Tania Chandler seems to specialise in women dealing with trauma and her latest book, All That I Remember about Dean Cola, is no different. Her first two novels Please Don’t Leave Me Here and Dead in the Water, centred on Brigette. Brigette had drug abuse issues in her past and problems with her memory, she was possibly involved in a murder but was also married to a policeman. In the second book, Brigette moves away from the scene of that trauma only to have more trouble and the past follow them. While these were ostensibly crime novels they had a limited genre feel. Given this background, Chandler’s new book All That I Remember About Dean Cola, emerges as a more focused exploration of mental illness and resilience.
Sidney has just come out from what was not her first stint in an institution. She is on “mad pills and sad pills” to control what appears to be a mental illness, although the pills make her put on weight and her thoughts slow. Sidney lives in Melbourne with her firefighter husband Christos. They moved there to get away from some former trauma in her home town which involved a house fire which left her scarred. On returning home, Sidney finds a box of memorabilia that sends her down a rabbit hole of memory – a poem to someone called Dean Cola, a person she has seem to have put out of her mind. Finding her memory fuzzy, Sidney decides to go off her medication to allow her mind to go where it wants to go, a move that also makes her grip on reality slightly slippery. When Sidney is forced to return to her home town she finds her old diaries and the nature of her relationship with Dean, the extent of her trauma and its impact on her memories is slowly revealed.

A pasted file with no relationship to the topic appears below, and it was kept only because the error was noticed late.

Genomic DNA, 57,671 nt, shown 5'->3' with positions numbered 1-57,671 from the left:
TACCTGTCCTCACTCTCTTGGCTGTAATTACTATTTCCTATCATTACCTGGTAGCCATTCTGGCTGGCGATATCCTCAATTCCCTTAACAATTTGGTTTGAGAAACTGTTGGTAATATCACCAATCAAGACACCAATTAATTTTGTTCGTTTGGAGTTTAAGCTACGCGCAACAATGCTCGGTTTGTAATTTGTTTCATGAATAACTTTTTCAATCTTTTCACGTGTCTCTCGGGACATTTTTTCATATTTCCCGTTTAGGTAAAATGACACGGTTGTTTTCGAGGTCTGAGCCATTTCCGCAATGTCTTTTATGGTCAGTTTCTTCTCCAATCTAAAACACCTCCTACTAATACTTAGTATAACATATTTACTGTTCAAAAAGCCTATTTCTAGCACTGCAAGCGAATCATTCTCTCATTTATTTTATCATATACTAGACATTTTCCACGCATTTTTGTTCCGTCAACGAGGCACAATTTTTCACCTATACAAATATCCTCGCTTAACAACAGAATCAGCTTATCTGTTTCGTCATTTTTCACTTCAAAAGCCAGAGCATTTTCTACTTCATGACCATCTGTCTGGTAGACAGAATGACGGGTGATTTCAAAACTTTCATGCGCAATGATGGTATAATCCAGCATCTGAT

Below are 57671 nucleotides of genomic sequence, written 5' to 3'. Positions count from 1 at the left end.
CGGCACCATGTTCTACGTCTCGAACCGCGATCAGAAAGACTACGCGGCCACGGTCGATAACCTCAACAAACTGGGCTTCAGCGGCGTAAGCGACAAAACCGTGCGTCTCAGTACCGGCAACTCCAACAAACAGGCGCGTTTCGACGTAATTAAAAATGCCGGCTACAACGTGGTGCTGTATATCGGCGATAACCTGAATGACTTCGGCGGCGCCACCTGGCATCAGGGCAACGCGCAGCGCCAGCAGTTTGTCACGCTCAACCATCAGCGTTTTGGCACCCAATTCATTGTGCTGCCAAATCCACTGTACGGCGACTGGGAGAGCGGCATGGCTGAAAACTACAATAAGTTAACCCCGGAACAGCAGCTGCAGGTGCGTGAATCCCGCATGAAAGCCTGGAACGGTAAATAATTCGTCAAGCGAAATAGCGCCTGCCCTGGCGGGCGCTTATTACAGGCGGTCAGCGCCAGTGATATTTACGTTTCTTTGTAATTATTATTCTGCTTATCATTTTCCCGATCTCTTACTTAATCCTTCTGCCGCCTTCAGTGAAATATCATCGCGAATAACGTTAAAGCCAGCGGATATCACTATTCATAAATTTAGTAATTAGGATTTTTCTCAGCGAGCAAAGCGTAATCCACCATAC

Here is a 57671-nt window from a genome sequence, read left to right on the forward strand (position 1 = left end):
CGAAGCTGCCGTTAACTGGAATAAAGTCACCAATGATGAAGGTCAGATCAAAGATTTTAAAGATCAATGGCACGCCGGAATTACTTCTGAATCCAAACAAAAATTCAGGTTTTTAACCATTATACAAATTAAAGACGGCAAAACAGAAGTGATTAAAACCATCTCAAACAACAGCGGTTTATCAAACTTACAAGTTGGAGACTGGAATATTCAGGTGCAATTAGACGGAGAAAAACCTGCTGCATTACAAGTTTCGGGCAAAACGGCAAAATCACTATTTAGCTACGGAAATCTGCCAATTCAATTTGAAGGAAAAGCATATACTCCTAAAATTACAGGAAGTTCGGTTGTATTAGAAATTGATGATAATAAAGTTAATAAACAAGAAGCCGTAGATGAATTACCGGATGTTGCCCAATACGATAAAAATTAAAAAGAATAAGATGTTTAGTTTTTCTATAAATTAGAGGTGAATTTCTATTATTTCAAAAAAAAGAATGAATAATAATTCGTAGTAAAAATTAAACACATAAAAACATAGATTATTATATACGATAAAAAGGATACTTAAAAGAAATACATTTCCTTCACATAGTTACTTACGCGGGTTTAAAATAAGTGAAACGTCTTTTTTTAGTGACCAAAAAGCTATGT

Chandler gets into the mind of Sidney as she slips from one reality to another and tries to deal with differing versions of the past. Slowly, the extent of the tragedy of her life is revealed: the manipulation and the gaslighting. But the narrative also highlights her capacity to work through her understanding of that tragedy and not only pull herself out but to help her young neighbour who is dealing with her own issues.
All That I Remember About Dean Cola is tough, there is abuse and self-abuse both physical and mental, so some readers should take care. But it is also rewarding, demonstrating that most of us have a deep wellspring of resilience, if we can only find a way to draw on it, and that trauma can be faced and if not completely overcome then at least reconciled in a way that allows those who have suffered to move forward.